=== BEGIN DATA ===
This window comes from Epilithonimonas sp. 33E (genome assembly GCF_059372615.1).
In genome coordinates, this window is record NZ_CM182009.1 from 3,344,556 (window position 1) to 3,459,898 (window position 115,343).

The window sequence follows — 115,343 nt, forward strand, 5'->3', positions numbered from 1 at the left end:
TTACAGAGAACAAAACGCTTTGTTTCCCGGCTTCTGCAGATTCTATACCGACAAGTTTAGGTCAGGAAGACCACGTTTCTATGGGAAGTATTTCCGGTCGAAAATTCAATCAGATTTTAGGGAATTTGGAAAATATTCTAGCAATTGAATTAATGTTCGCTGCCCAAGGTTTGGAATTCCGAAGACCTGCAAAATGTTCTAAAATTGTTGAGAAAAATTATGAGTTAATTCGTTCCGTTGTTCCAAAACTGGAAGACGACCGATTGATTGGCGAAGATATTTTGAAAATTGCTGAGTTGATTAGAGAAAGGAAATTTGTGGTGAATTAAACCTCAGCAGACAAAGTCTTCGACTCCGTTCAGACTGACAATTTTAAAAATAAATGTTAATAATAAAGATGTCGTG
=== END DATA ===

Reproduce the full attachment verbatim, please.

This window comes from Epilithonimonas sp. 33E (genome assembly GCF_059372615.1).
In genome coordinates, this window is record NZ_CM182009.1 from 3,344,556 (window position 1) to 3,459,898 (window position 115,343).

The window sequence follows — 115,343 nt, forward strand, 5'->3', positions numbered from 1 at the left end:
TTACAGAGAACAAAACGCTTTGTTTCCCGGCTTCTGCAGATTCTATACCGACAAGTTTAGGTCAGGAAGACCACGTTTCTATGGGAAGTATTTCCGGTCGAAAATTCAATCAGATTTTAGGGAATTTGGAAAATATTCTAGCAATTGAATTAATGTTCGCTGCCCAAGGTTTGGAATTCCGAAGACCTGCAAAATGTTCTAAAATTGTTGAGAAAAATTATGAGTTAATTCGTTCCGTTGTTCCAAAACTGGAAGACGACCGATTGATTGGCGAAGATATTTTGAAAATTGCTGAGTTGATTAGAGAAAGGAAATTTGTGGTGAATTAAACCTCAGCAGACAAAGTCTTCGACTCCGTTCAGACTGACAATTTTAAAAATAAATGTTAATAATAAAGATGTCGTG